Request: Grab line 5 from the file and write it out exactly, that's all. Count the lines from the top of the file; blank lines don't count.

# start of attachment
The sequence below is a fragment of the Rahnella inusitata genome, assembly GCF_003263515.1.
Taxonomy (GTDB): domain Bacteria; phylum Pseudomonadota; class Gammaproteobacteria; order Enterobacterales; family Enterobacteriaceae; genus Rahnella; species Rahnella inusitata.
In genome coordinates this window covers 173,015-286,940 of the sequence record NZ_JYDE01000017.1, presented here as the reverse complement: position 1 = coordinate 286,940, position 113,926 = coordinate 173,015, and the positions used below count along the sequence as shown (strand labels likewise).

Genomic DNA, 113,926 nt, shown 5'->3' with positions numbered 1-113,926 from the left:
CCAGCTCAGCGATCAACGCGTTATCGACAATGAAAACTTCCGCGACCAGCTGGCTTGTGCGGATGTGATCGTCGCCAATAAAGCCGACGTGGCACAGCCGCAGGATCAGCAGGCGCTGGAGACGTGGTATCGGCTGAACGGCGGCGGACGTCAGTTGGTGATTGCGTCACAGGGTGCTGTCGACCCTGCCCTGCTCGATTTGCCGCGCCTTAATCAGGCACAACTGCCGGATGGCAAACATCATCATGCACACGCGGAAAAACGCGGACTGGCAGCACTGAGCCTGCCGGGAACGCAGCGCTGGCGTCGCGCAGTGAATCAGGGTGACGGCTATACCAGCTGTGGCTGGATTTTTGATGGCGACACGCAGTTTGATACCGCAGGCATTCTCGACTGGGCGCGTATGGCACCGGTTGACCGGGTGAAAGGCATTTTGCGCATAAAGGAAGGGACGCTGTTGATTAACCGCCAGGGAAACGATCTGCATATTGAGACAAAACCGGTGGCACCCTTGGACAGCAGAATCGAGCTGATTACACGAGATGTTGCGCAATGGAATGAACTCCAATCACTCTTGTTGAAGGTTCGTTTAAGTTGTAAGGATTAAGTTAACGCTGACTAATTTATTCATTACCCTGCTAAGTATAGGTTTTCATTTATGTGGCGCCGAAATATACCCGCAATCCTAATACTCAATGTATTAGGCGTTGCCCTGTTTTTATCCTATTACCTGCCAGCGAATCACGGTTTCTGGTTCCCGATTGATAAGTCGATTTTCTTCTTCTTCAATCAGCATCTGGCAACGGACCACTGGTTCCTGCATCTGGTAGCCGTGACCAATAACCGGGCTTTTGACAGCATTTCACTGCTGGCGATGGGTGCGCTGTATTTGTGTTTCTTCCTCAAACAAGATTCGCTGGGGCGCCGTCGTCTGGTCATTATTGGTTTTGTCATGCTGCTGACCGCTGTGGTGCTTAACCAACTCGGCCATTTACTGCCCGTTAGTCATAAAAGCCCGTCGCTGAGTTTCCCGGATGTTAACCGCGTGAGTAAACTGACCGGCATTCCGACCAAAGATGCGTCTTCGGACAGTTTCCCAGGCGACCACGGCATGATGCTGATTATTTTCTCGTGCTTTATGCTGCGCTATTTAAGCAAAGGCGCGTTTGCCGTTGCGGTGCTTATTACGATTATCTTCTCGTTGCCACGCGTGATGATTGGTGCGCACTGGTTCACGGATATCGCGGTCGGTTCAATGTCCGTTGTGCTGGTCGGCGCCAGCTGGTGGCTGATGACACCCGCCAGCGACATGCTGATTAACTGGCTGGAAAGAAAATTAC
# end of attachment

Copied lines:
CCAGCTCAGCGATCAACGCGTTATCGACAATGAAAACTTCCGCGACCAGCTGGCTTGTGCGGATGTGATCGTCGCCAATAAAGCCGACGTGGCACAGCCGCAGGATCAGCAGGCGCTGGAGACGTGGTATCGGCTGAACGGCGGCGGACGTCAGTTGGTGATTGCGTCACAGGGTGCTGTCGACCCTGCCCTGCTCGATTTGCCGCGCCTTAATCAGGCACAACTGCCGGATGGCAAACATCATCATGCACACGCGGAAAAACGCGGACTGGCAGCACTGAGCCTGCCGGGAACGCAGCGCTGGCGTCGCGCAGTGAATCAGGGTGACGGCTATACCAGCTGTGGCTGGATTTTTGATGGCGACACGCAGTTTGATACCGCAGGCATTCTCGACTGGGCGCGTATGGCACCGGTTGACCGGGTGAAAGGCATTTTGCGCATAAAGGAAGGGACGCTGTTGATTAACCGCCAGGGAAACGATCTGCATATTGAGACAAAACCGGTGGCACCCTTGGACAGCAGAATCGAGCTGATTACACGAGATGTTGCGCAATGGAATGAACTCCAATCACTCTTGTTGAAGGTTCGTTTAAGTTGTAAGGATTAAGTTAACGCTGACTAATTTATTCATTACCCTGCTAAGTATAGGTTTTCATTTATGTGGCGCCGAAATATACCCGCAATCCTAATACTCAATGTATTAGGCGTTGCCCTGTTTTTATCCTATTACCTGCCAGCGAATCACGGTTTCTGGTTCCCGATTGATAAGTCGATTTTCTTCTTCTTCAATCAGCATCTGGCAACGGACCACTGGTTCCTGCATCTGGTAGCCGTGACCAATAACCGGGCTTTTGACAGCATTTCACTGCTGGCGATGGGTGCGCTGTATTTGTGTTTCTTCCTCAAACAAGATTCGCTGGGGCGCCGTCGTCTGGTCATTATTGGTTTTGTCATGCTGCTGACCGCTGTGGTGCTTAACCAACTCGGCCATTTACTGCCCGTTAGTCATAAAAGCCCGTCGCTGAGTTTCCCGGATGTTAACCGCGTGAGTAAACTGACCGGCATTCCGACCAAAGATGCGTCTTCGGACAGTTTCCCAGGCGACCACGGCATGATGCTGATTATTTTCTCGTGCTTTATGCTGCGCTATTTAAGCAAAGGCGCGTTTGCCGTTGCGGTGCTTATTACGATTATCTTCTCGTTGCCACGCGTGATGATTGGTGCGCACTGGTTCACGGATATCGCGGTCGGTTCAATGTCCGTTGTGCTGGTCGGCGCCAGCTGGTGGCTGATGACACCCGCCAGCGACATGCTGATTAACTGGCTGGAAAGAAAATTAC